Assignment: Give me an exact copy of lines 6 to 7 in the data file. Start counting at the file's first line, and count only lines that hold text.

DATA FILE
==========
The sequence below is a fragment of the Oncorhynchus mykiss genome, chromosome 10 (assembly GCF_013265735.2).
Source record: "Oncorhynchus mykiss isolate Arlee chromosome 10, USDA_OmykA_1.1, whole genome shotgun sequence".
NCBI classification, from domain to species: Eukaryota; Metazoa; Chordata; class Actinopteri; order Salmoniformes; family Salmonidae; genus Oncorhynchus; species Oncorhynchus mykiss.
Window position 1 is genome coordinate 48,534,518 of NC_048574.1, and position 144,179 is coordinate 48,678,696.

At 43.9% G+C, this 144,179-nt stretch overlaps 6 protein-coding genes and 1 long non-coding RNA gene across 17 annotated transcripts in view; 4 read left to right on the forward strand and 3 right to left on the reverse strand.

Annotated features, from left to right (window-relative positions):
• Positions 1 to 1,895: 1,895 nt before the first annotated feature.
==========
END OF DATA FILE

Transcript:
Annotated features, from left to right (window-relative positions):
• Positions 1 to 1,895: 1,895 nt before the first annotated feature.